JPMorgan: El Salvador’s use of Bitcoin for payments could face ‘limitation’

  • The JPMorgan team asserts that the illiquidity and nature of BTC volume have the potential to cause considerable limitation on its use as a medium of exchange in El Salvador.
  • The Bitcoin Law has been met with criticism locally with some citizens even filing a lawsuit against the government.

The decision by El Salvador to declare Bitcoin as legal tender could have dire ramifications not only for the cryptocurrency but for the country as well. This is according to a report by JPMorgan Chase & Co. In Thursday’s report, a JPMorgan team that included Steve Palacio, Joshua Younger and Veronica Mejia Bustamante discussed potential limitations on the use of cryptocurrency as a medium of daily trade. The team pointed out the popular cryptocurrency’s large daily trading volumes that are usually upwards of $40 billion to $50 billion, the bulk of which is internalized by major exchanges. They also noted that 90 percent of Bitcoin in existence had remained unused for more than a year.

“Daily payment activity in El Salvador would represent ~4% of recent on-chain transaction volume and more than 1% of the total value of tokens which have been transferred between wallets in the past year,” the report said. 

According to the report, the illiquidity and nature of the volume are “potentially a significant limitation on its potential as a medium of exchange.”

The Bitcoin Law and its implications

El Salvador’s “Bitcoin Law” was passed on June 8. To enable this,  more than a third of the country’s legislature voted in favor of the bill. The bill was proposed by President Nayib Bukele. It’s expected to be adopted on September 7. After this, all businesses will be mandated to accept the cryptocurrency as a medium of trade. Those not willing to deal with its volatility will have the option of instantly converting to U.S dollars.

The president proposed the bill in what he called an attempt to reduce the cost of sending remittances and increase financial inclusion in the country. At the time of the bill’s passing, only 30 percent of Salvadorians had access to financial services.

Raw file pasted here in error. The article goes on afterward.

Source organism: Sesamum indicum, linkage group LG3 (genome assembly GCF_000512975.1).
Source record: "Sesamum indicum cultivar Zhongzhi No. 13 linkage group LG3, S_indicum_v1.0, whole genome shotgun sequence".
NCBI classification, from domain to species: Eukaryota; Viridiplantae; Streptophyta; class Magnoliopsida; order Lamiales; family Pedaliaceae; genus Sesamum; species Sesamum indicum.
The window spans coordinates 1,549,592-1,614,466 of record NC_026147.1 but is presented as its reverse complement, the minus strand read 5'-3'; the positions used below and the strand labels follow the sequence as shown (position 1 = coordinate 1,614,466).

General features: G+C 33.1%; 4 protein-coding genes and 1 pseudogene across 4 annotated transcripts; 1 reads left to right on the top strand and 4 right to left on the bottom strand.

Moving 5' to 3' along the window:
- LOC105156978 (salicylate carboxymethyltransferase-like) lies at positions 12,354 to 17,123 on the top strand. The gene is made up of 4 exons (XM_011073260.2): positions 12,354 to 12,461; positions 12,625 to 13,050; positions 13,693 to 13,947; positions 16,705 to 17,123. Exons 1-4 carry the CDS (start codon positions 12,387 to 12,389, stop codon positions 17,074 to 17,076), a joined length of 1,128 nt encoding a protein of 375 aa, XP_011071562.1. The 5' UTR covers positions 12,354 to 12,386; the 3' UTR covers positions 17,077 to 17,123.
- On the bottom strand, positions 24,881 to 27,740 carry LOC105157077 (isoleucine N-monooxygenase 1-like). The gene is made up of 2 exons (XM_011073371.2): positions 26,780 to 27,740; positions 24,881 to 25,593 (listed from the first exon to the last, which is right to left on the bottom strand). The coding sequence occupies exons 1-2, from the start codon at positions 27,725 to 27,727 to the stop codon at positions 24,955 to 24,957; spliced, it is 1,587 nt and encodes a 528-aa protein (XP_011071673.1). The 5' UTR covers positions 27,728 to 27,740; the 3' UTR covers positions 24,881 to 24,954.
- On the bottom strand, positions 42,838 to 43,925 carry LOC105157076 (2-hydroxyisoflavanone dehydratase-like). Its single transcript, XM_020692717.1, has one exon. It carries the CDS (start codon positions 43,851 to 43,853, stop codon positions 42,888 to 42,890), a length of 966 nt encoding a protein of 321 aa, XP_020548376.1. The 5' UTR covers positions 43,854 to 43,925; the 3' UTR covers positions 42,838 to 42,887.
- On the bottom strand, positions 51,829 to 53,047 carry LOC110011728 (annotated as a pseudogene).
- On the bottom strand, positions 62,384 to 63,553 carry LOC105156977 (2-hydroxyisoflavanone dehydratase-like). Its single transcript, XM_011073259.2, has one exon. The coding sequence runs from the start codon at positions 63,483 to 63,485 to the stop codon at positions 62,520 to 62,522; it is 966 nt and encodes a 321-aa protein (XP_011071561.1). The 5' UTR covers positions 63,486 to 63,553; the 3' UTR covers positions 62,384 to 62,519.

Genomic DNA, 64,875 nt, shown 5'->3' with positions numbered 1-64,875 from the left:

JPMorgan raised concerns that the conversions could “cannibalize onshore dollar liquidity” and cause risk in a balance of payments and fiscal stability.

“Not at all correct,” say Salvadorians

The law has been met with opposition on the home front. A poll by Disruptiva which had 1,233 respondents showed that 54 percent of people thought the Bitcoin Law was “not at all correct”. A further 24 percent thought it was “only a little correct”. 46 percent of those who took the poll revealed that they knew “nothing” about Bitcoin and 65 percent were unwilling to receive payment in Bitcoin. Only about 20 percent were in favor of the law.

Meanwhile, a group of citizens including a regional deputy of the opposition  Farabundo Marti National Liberation Front (FMNL), Jaime Guevara, last month sued the government over the law. They called the law unconstitutional. One of the plaintiffs, Oscar Artero said:

I bring a lawsuit of unconstitutionality against the decree issued by the Bitcoin Law for being a decree lacking legality, lacking foundation, without considering the significance and harmful effects that such a law will cause to this country.

Following the passing of the Bitcoin law, the International Monetary Fund raised concerns that the law could present “macroeconomic, financial and regulatory challenges.”

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Tukiya is an IT Student with a newly found interest in blockchain technology and its potential applications in everyday life.

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